Let me start by saying I have never read Tolstoy’s “War and Peace” so I went into “Natasha, Pierre and the Great Comet of 1812” completely blind. On one hand that was quite interesting as it meant I really had to obey the cast’s instruction to “look at the synopsis and family tree” at the start of the show (yes, that actually does happen). On the other hand it meant I spent valuable minutes trying to memorise details while the show was already happening all around me.
And when I say all around me I mean it. This show is probably the closest I have ever been to watching a proper immersive musical – not site specific, not slightly interactive but truly immersive. I watched the show from on stage seats and the one thing I can tell you here and now is: On stage seats are the way to experience this piece of theatre. However, I will not spoil things by explaining why so you will just have to take my word for it.
The show tells a historic love story among Russian aristocrats but it does so through modern eyes using various styles of music (including electronic beats) and some rather brash language. That alone is an interesting concept but what really makes this show are the incredible staging and the energetic and intense performances by the cast.
Josh Groban shines as Pierre – a role that is surprisingly small considering the show is heavily sold on his name. As expected the big ballad of the evening belongs to Josh and he completely owns the stage in that moment. There is no denying his voice is stunningly beautiful. What I was not sure about before the show were his acting abilities. But I should not have worried because despite being a small role Josh Groban’s Pierre gives life to this production. He also plays the accordion and the piano several times during the show taking over for the musical director.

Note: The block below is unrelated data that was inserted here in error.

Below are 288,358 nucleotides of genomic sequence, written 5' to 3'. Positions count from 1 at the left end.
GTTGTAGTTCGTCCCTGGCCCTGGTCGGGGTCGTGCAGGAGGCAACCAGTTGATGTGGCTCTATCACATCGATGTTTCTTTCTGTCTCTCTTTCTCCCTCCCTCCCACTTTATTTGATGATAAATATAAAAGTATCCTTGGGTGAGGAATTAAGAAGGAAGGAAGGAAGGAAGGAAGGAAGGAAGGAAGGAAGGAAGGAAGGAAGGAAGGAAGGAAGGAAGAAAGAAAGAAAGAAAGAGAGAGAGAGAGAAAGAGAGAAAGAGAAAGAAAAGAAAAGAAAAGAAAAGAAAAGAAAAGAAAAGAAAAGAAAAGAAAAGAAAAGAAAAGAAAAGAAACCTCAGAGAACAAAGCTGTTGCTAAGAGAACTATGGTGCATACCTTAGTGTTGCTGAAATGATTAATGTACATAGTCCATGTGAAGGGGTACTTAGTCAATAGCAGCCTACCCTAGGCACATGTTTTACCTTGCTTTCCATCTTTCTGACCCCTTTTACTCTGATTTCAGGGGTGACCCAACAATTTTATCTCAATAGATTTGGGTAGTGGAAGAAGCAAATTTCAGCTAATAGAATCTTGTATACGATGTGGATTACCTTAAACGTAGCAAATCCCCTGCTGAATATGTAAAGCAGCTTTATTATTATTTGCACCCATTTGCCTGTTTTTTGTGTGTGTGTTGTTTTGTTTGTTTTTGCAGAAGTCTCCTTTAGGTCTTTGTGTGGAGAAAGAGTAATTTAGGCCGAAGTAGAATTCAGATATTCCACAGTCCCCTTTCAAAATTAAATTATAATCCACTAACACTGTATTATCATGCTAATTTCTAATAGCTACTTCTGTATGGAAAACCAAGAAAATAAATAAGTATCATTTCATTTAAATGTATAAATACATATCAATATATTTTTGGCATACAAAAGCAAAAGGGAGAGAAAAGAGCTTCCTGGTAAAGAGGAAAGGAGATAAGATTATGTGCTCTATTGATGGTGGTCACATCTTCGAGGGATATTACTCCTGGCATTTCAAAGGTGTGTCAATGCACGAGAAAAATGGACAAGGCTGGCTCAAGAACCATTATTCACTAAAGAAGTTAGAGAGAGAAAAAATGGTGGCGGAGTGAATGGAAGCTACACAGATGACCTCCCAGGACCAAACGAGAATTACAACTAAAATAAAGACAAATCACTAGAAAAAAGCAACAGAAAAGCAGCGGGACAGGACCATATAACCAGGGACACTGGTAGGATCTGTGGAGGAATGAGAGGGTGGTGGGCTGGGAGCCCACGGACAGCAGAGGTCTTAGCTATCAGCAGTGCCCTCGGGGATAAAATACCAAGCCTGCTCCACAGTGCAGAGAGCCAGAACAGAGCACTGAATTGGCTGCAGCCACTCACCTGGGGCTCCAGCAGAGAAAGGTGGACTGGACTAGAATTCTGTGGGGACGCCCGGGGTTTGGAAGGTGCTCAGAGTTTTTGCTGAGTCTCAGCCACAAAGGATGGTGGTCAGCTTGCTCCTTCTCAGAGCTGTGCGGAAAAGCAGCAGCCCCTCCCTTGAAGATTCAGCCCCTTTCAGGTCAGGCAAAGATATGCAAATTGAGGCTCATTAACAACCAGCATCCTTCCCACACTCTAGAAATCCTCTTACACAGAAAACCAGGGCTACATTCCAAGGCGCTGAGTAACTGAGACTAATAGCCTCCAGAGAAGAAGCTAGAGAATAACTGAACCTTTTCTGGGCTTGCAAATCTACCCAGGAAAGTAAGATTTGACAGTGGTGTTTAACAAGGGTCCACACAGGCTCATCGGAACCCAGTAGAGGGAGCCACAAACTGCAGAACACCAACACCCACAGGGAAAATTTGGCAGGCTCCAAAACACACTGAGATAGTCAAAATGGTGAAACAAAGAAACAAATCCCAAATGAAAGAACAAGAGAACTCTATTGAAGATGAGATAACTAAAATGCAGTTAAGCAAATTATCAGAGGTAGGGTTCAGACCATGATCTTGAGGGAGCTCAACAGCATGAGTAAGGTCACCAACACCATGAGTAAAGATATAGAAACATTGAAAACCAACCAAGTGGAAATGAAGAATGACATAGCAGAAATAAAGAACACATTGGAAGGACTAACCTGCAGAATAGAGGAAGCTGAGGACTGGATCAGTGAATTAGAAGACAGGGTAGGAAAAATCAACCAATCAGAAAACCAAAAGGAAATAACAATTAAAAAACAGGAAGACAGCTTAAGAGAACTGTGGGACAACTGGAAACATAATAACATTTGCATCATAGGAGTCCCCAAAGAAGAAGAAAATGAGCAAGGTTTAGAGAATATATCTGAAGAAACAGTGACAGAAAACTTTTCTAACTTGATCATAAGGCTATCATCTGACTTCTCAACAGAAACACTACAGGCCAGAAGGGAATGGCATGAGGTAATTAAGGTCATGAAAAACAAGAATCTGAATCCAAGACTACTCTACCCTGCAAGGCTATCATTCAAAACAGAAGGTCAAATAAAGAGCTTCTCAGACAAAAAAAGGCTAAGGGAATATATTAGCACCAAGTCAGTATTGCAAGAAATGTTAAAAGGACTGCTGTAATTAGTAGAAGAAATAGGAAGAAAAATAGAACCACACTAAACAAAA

Then there is Denée Benton making her Broadway debut as Natasha. She is charming and likable – a ray of light whenever she appears on stage. Natasha – despite being engaged – falls head over heels for the womanizer Anatole, played wonderfully by Lucas Steele. Anatole’s sister Helene (Amber Gray) is married to Pierre but could not care less for her husband – cue Pierre spending a lot of time bemoaning his unhappy life. Then there is Anatole’s friend Dolokhov (Nick Choksi) who causes trouble between Pierre and Helene.
I have probably have lost you story wise by now. Trust me, I left the theatre without being one hundred percent sure I had understood what I had just seen. There are too many characters and the fact some cast members appear in different roles does not make following the story line any easier. But that does not matter because what this show has given me is a journey into the world of Pierre and Natasha through music, staging and a breathtakingly beautiful set. This is not your traditional musical. It is more than that. It is a theatrical experience that will draw you in and refuse to let you go.
“Natasha, Pierre and the Great Comet of 1812” is one of the must see shows of this Broadway season. And with Okieriete Onaodowan (Hamilton OBC) taking over from Josh Groban from July 3rd there is reason enough for at least two visits if you have the chance.
“Natasha, Pierre and the Great Comet of 1812” is running at the Imperial Theatre on Broadway. For more info and to book tickets visit http://greatcometbroadway.com